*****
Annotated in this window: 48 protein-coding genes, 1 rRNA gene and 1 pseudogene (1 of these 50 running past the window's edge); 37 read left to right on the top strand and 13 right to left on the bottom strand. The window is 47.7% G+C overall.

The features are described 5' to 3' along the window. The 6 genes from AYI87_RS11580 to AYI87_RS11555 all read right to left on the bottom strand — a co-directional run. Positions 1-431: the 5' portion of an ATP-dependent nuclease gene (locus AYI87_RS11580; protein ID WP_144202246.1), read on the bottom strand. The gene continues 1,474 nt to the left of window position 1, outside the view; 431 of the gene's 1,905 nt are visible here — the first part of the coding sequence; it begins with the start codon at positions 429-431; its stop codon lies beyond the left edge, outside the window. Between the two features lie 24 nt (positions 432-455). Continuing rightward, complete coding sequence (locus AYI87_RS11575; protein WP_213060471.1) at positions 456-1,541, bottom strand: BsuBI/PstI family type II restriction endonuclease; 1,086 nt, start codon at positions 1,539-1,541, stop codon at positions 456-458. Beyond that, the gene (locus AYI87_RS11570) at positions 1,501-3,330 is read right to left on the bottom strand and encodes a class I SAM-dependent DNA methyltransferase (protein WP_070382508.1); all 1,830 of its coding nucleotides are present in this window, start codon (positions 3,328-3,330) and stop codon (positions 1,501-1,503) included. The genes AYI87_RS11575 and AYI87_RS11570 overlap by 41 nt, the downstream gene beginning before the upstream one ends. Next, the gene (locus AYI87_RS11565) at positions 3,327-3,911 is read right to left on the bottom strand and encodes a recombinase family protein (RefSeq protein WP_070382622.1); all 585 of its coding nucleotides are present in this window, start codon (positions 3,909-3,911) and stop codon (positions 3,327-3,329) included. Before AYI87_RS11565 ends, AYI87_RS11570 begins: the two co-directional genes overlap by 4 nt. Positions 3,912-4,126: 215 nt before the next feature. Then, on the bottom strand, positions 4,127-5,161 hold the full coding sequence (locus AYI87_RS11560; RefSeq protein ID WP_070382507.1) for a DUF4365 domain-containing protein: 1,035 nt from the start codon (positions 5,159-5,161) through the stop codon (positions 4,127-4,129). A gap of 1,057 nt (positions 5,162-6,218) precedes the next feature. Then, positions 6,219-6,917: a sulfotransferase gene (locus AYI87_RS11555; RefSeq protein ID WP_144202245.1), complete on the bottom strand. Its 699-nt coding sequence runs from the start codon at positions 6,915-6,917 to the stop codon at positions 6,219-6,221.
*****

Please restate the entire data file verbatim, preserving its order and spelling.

Annotated in this window: 48 protein-coding genes, 1 rRNA gene and 1 pseudogene (1 of these 50 running past the window's edge); 37 read left to right on the top strand and 13 right to left on the bottom strand. The window is 47.7% G+C overall.

The features are described 5' to 3' along the window. The 6 genes from AYI87_RS11580 to AYI87_RS11555 all read right to left on the bottom strand — a co-directional run. Positions 1-431: the 5' portion of an ATP-dependent nuclease gene (locus AYI87_RS11580; protein ID WP_144202246.1), read on the bottom strand. The gene continues 1,474 nt to the left of window position 1, outside the view; 431 of the gene's 1,905 nt are visible here — the first part of the coding sequence; it begins with the start codon at positions 429-431; its stop codon lies beyond the left edge, outside the window. Between the two features lie 24 nt (positions 432-455). Continuing rightward, complete coding sequence (locus AYI87_RS11575; protein WP_213060471.1) at positions 456-1,541, bottom strand: BsuBI/PstI family type II restriction endonuclease; 1,086 nt, start codon at positions 1,539-1,541, stop codon at positions 456-458. Beyond that, the gene (locus AYI87_RS11570) at positions 1,501-3,330 is read right to left on the bottom strand and encodes a class I SAM-dependent DNA methyltransferase (protein WP_070382508.1); all 1,830 of its coding nucleotides are present in this window, start codon (positions 3,328-3,330) and stop codon (positions 1,501-1,503) included. The genes AYI87_RS11575 and AYI87_RS11570 overlap by 41 nt, the downstream gene beginning before the upstream one ends. Next, the gene (locus AYI87_RS11565) at positions 3,327-3,911 is read right to left on the bottom strand and encodes a recombinase family protein (RefSeq protein WP_070382622.1); all 585 of its coding nucleotides are present in this window, start codon (positions 3,909-3,911) and stop codon (positions 3,327-3,329) included. Before AYI87_RS11565 ends, AYI87_RS11570 begins: the two co-directional genes overlap by 4 nt. Positions 3,912-4,126: 215 nt before the next feature. Then, on the bottom strand, positions 4,127-5,161 hold the full coding sequence (locus AYI87_RS11560; RefSeq protein ID WP_070382507.1) for a DUF4365 domain-containing protein: 1,035 nt from the start codon (positions 5,159-5,161) through the stop codon (positions 4,127-4,129). A gap of 1,057 nt (positions 5,162-6,218) precedes the next feature. Then, positions 6,219-6,917: a sulfotransferase gene (locus AYI87_RS11555; RefSeq protein ID WP_144202245.1), complete on the bottom strand. Its 699-nt coding sequence runs from the start codon at positions 6,915-6,917 to the stop codon at positions 6,219-6,221.